How do i find the shaded area of a curve using integration from this question (question in the picture) 

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gsenviro | College Teacher | (Level 1) Educator Emeritus

Posted on

well, when we substitute x=2 in the gradient (dy/dx) we get e^-2 - 2 e^-2

which can be simplified to e^-2 (1-2) = -e^-2

hope that clarifies.

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gsenviro | College Teacher | (Level 1) Educator Emeritus

Posted on

that is the equation of the tangent in the form, (y-y1) = m (x-x1)

where m is the calculated gradient and (x1,y1) is point of intersection of the curve and the tangent.

hope this helps.

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kimmiek | Student, Grade 11 | (Level 1) Honors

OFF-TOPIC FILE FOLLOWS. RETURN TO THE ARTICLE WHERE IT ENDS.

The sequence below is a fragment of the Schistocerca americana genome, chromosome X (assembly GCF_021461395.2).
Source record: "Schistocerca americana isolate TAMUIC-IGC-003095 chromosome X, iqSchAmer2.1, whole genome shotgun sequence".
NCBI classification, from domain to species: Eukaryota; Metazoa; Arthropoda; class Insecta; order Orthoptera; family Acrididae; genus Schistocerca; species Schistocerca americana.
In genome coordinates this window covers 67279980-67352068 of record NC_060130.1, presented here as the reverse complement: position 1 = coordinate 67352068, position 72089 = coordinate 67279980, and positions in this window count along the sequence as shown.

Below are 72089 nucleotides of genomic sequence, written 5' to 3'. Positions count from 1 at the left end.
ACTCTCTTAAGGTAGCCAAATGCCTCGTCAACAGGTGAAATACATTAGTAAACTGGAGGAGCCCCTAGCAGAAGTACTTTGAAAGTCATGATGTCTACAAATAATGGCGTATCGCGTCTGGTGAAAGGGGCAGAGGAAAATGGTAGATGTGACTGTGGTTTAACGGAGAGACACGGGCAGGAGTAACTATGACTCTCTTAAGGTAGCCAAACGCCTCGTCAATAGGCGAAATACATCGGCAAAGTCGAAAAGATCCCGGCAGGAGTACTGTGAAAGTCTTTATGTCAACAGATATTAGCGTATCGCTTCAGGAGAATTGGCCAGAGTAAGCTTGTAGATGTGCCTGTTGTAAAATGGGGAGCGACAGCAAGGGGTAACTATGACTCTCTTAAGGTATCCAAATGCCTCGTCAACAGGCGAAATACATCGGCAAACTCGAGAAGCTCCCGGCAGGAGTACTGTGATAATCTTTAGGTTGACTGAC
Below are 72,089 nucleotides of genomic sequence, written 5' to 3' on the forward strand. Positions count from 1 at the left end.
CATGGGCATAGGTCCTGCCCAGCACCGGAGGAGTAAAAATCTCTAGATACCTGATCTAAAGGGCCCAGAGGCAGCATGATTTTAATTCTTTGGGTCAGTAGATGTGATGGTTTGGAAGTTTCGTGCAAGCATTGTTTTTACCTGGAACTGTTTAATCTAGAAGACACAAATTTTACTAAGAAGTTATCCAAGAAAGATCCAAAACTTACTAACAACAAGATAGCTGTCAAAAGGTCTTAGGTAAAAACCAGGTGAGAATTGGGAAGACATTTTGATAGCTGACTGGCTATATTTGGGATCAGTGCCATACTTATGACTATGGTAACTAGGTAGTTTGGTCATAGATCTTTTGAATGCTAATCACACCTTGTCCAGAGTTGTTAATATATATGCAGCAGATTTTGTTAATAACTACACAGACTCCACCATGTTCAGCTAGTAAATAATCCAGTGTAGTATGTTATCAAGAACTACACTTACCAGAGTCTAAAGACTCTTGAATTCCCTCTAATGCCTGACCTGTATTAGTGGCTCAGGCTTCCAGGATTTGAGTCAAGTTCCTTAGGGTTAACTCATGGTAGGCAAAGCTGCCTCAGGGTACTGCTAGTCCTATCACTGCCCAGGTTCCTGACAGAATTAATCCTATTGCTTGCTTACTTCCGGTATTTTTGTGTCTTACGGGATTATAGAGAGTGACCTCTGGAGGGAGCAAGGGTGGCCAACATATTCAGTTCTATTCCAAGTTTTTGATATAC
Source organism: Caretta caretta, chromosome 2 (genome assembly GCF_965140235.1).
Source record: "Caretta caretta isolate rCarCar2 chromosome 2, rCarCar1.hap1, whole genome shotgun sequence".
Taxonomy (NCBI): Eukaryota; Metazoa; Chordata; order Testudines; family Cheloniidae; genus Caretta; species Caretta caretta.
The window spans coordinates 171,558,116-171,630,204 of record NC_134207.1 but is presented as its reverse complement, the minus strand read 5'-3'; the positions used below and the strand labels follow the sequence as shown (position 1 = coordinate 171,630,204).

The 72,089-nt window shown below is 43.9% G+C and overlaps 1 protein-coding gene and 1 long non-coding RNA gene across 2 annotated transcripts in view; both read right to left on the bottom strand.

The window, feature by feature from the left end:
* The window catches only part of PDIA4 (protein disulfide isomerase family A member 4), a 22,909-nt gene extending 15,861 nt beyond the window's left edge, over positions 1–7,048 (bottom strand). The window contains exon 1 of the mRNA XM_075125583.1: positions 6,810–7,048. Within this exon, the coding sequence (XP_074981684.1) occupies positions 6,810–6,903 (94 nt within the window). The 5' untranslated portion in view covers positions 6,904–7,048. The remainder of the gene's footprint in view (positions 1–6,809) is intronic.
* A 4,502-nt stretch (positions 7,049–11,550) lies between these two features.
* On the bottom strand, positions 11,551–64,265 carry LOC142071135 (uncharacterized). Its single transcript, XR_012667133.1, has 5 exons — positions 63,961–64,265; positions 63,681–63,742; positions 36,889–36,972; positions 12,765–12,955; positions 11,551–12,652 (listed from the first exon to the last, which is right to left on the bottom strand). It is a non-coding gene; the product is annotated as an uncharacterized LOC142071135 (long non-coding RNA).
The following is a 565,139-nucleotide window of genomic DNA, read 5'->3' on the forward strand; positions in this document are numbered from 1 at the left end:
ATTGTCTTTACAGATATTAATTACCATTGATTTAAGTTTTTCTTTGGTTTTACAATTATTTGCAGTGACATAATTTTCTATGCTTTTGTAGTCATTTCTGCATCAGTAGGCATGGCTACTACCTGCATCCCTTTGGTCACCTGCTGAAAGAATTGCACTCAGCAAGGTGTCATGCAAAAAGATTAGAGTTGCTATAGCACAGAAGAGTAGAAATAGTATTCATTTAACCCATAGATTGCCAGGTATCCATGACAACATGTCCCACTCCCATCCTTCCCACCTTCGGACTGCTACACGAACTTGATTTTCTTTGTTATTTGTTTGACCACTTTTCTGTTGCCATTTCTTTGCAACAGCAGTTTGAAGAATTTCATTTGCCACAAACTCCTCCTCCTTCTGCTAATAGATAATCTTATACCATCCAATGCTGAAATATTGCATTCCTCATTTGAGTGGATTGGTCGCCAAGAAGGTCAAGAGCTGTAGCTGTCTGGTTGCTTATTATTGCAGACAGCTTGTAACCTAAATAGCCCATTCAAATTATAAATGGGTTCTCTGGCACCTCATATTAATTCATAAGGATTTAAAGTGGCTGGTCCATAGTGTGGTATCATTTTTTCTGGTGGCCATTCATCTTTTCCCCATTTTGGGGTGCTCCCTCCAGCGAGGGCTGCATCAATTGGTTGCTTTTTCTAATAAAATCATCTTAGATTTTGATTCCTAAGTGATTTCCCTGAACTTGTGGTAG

Posted on

Oh, one more question, for  e^-2 -2e^-2=-e^-2

The (e^-2 -2e^-2)  is from substituting x=2 right? 

How about the -e^-2? 

gsenviro's profile pic

gsenviro | College Teacher | (Level 1) Educator Emeritus

Posted on

Given y= `xe^-x`

and the point of intersection of the tangent is (`2,2/e^2` )

The shaded area is bound by the tangent and the curve between points x =0 and x=2.

First we need to find the equation of the tangent.

The gradient of tangent = dy/dx = `e^-x -xe^-x`

(using the product rule).

And at point x=2, gradient = e^-2 -2e^-2 = -e^-2

Using simple mathematics, equation of the tangent is given by,

y-2/e^2 = -e^-2 (x-2) 

on simplification, we get, y = -xe^-2 +4e^-2

Therefore the shaded area = area bound by tangent - area bound by the curve (between x=0 and x-2) 

= `int (-xe^-2 +4e^-2 - xe^-x) dx = -x^2/(2e^2) +4x/e^2 + xe^-x +e^-x`

between x=0 and x =2

substituting these limits of x, we get shaded area= 9/e^2 -1 = 0.218 square units.

hope this helps.

` `

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kimmiek's profile pic

kimmiek | Student, Grade 11 | (Level 1) Honors

Posted on

What's y-2/e^2=-e^-2(x-2)?  

How did you get it? 

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